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After foiled assassination attempt, there's fear amid American Sikhs

MARY LOUISE KELLY, HOST:

More now on a story we have been reporting on this week, the charges announced by the Justice Department against an Indian national for allegedly plotting to kill a Sikh activist on U.S. soil. Prosecutors say the assassination attempt was ordered by an Indian government official. Now, these allegations are similar to ones made by Canada's prime minister, Justin Trudeau, after a Sikh activist there was murdered back in September.

To discuss, we have called Harinder Singh. He is senior fellow at the Sikh Research Institute. We have caught him in New York. Hi there. Welcome.

HARINDER SINGH: Nice to be here. Hello.

KELLY: Hi. Tell me, what went through your mind when you heard these charges announced by the Justice Department this week?

SINGH: Well, there were two things. One was regarding the people, the Sikhs living in America, the concern for their safety and the fear among them because this is happening on the U.S. soil. And this concern for the safety and then denouncing this kind of malicious behavior, which is - we welcomed as it was done by DOJ by bringing up these charges. So there was an element of fear and then as to how to deal with it. And there's also, how can this be happening in America?

KELLY: I want to follow up on one thing you just said - the word fear. Elaborate on that - fear of what?

SINGH: The extension of Sikhs in America is coming from primarily Punjab, which is - now half of it is in India, half of it is in Pakistan. But 80% of Sikhs globally still live in the Indian Punjab. And because of the issues of grievances, many have moved to U.S. I'm one of those in post-1984 as well. There was a genocidal campaign in 1984 in India, which was recorded by the courts in Delhi as well as such. So this idea of that we can be repressed and there is a whole issue of extrajudicial killings in Punjab, human rights violations, and that these repressions were happening in Punjab, but that this will be happening here and then government can hire people, Indian government and its intelligence agencies, to kill individuals here, even in dissent - that's the fear part.

KELLY: Can you give us some sense of what the conversation is, how people are responding to the charges that were brought this week?

SINGH: The regular folks - in fact, my conversation in last week has been from a businessman from New Jersey, from a entrepreneur in Boston, from an academic at Northwestern in Chicago. And, you know, they're all talking about India has to be held accountable now. And the reason that's important is this is an issue which I think Biden administration has been grappling with as well, as well as Trudeau and U.K.'s administrations because there is a big dissent happening in India. There's an opposition which was developed in India, but it was led by the farmers' protests in - two years ago, which was led by Sikhs primarily.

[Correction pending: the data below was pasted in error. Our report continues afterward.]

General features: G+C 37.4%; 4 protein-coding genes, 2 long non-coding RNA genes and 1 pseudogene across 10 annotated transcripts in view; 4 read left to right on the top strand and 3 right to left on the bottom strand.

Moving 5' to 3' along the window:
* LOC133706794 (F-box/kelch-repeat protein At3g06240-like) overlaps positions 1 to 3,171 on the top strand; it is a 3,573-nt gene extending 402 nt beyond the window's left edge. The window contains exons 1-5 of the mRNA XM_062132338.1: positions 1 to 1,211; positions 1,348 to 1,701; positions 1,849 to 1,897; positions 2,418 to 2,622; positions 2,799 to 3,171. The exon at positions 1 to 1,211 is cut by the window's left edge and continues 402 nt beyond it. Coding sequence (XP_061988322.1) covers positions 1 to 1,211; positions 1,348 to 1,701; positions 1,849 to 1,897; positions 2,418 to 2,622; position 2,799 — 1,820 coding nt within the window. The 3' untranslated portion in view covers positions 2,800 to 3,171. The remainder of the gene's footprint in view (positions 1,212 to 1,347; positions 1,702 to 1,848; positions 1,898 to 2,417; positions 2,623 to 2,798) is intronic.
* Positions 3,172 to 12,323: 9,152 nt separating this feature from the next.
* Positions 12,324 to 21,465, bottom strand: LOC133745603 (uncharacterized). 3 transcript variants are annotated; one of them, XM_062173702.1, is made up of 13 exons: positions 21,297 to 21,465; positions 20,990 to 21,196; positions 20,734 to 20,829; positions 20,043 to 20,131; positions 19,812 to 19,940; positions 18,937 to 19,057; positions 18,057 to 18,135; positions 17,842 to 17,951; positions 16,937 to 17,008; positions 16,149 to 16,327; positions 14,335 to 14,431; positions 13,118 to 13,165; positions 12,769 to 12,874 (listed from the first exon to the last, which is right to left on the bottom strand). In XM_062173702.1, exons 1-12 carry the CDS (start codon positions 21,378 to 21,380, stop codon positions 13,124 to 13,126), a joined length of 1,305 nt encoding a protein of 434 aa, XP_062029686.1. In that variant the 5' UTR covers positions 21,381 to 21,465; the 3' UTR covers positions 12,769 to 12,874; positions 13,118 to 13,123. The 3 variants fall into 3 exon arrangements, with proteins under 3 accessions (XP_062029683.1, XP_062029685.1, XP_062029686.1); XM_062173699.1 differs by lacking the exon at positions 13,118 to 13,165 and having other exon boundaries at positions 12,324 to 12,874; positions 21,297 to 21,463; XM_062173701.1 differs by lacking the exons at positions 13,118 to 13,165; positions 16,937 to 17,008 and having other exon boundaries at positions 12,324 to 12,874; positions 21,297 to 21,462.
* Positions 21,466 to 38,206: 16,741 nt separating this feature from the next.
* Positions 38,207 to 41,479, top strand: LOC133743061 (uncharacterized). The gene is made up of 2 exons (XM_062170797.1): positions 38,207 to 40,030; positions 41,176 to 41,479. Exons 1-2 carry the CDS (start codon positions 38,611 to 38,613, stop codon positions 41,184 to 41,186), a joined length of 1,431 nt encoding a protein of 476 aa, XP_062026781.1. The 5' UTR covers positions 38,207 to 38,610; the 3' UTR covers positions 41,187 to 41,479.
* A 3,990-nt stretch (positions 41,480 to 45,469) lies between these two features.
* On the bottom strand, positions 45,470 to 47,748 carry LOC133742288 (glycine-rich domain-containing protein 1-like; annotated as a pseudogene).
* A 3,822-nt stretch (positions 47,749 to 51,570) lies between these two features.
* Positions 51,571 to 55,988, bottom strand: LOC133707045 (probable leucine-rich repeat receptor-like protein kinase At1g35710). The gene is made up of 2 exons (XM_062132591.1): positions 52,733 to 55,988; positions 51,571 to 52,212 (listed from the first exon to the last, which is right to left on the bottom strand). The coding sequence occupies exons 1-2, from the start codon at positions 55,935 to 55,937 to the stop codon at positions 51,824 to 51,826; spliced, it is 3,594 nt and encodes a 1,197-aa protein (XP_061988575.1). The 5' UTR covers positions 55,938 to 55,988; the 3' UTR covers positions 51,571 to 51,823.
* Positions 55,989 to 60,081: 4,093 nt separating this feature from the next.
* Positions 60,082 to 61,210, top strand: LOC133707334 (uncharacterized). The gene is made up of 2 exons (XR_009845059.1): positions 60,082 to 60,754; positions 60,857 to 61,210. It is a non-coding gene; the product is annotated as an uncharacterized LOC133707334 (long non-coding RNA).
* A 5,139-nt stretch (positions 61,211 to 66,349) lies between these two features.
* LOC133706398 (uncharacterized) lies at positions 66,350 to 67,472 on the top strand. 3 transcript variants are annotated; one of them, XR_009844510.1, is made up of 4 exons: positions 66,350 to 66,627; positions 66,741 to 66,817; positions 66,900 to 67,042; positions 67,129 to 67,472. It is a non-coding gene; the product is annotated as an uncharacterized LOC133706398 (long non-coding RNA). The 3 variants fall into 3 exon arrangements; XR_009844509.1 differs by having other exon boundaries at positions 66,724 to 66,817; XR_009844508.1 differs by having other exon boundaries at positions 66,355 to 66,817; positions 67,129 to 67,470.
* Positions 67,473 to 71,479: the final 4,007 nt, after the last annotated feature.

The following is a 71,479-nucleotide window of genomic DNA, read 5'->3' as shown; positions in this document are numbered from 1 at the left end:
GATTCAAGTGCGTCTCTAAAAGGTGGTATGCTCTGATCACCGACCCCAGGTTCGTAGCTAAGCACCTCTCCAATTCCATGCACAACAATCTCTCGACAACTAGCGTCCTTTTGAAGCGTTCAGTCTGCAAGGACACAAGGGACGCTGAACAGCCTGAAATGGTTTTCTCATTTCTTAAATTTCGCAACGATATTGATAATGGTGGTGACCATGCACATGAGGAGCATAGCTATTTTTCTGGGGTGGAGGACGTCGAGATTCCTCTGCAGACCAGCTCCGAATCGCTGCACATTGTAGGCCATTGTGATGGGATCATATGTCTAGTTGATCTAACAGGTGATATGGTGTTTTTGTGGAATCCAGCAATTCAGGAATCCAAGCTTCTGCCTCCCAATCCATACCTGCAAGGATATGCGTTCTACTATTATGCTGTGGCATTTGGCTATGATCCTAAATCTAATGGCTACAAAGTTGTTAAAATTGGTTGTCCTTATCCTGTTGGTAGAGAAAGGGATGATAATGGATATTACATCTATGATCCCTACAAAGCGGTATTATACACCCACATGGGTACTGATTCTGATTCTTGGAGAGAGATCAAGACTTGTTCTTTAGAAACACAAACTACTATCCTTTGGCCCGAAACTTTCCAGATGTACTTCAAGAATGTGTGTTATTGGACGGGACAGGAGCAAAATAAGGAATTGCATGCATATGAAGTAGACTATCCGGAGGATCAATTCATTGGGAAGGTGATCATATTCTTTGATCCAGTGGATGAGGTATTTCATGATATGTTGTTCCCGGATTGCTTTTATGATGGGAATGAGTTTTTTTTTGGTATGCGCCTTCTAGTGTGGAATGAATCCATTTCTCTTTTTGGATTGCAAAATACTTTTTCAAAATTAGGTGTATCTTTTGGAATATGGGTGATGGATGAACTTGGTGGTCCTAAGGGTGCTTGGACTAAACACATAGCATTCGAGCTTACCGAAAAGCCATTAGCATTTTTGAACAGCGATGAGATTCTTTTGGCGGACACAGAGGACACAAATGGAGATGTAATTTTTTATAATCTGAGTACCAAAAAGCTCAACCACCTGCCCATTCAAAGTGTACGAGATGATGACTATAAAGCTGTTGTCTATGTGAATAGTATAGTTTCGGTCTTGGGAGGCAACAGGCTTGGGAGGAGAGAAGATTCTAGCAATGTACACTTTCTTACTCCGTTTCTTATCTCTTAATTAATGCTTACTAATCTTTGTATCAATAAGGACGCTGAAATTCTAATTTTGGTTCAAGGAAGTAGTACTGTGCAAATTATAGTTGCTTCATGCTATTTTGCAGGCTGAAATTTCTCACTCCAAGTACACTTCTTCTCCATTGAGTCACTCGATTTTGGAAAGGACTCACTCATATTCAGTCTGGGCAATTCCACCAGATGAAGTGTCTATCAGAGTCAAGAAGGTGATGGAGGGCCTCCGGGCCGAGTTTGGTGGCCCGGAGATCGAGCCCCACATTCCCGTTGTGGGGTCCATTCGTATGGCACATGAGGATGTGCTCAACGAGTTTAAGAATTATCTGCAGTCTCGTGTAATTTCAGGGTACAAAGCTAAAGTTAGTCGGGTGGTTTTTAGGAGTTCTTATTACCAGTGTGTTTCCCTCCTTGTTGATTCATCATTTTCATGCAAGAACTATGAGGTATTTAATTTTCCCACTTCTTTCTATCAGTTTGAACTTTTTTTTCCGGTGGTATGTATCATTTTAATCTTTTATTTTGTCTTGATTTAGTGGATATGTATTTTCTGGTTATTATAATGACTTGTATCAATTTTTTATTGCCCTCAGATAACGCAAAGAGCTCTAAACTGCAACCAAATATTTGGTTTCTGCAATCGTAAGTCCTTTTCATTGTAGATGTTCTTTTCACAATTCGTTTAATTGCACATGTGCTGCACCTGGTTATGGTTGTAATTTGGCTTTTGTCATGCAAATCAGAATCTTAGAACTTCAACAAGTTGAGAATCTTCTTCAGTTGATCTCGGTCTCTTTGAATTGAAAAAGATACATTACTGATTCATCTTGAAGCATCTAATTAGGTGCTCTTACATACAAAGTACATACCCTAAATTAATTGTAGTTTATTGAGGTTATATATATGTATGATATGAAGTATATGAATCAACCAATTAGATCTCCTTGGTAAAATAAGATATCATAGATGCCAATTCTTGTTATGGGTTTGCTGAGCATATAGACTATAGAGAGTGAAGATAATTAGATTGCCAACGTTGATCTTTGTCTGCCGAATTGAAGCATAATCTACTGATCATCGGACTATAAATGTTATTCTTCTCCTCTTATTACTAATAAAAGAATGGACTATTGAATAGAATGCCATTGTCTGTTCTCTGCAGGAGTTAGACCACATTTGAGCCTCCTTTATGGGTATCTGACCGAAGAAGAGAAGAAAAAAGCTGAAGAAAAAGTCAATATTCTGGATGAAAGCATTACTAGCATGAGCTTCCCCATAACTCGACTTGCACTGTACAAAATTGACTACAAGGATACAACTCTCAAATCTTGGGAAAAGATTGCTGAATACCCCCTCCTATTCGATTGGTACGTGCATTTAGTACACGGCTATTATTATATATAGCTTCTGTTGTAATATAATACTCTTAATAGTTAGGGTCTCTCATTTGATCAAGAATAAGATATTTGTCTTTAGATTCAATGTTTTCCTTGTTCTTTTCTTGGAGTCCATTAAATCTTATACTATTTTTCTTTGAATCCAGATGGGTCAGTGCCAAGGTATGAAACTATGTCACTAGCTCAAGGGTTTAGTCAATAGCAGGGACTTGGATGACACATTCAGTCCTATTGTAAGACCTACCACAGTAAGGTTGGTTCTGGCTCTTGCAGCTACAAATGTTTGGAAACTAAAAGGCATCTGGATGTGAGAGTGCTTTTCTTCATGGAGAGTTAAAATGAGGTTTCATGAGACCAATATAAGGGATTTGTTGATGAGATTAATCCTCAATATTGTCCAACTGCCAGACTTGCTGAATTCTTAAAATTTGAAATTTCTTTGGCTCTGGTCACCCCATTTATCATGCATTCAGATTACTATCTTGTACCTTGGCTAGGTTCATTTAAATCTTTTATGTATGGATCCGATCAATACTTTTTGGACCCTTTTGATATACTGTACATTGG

KELLY: So I want to make sure that I understand this. And I should emphasize that what we have right now are Justice Department charges. We have allegations. We have no conviction at this point. But what is happening with this alleged assassination attempt here in the States is being quite tied up with politics at the highest level, with the Biden administration, with Prime Minister Modi of India.

SINGH: Oh, absolutely. I think if we look at - we - only in the last year, Biden administration even sent an ambassador to India. There are larger issues at play here. Sikhs are small, you know, maybe one part of the hundred-piece puzzle here. It has to do with geopolitics. It has to do with India going from a democratic to semi-democratic to maybe non-democratic country in the last 10 years. So there are many things at play. And Sikhs being a very vocal and visible minority, and I think that's something which the world doesn't understand.

KELLY: Is there something that feels important to you that needs to happen now to prevent something like this from happening again?

SINGH: Well, the representatives here in - both in the administration as well as in Congress - need to be having these tough conversations. From a Sikh perspective and from Punjab perspective, I think the questions of human rights abuses, questions of extrajudicial killings, and now those entering on the U.S. soil, they must be directly dealt with. And people who have been doing this, they need to be brought to justice.

KELLY: Harinder Singh is senior fellow at the Sikh Research Institute. Thank you for your time today.

SINGH: Thank you. Transcript provided by NPR, Copyright NPR.

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Gurjit Kaur
Gurjit Kaur is a producer for NPR's All Things Considered. A pop culture nerd, her work primarily focuses on television, film and music.
Tinbete Ermyas
Mary Louise Kelly
Mary Louise Kelly is a co-host of All Things Considered, NPR's award-winning afternoon newsmagazine.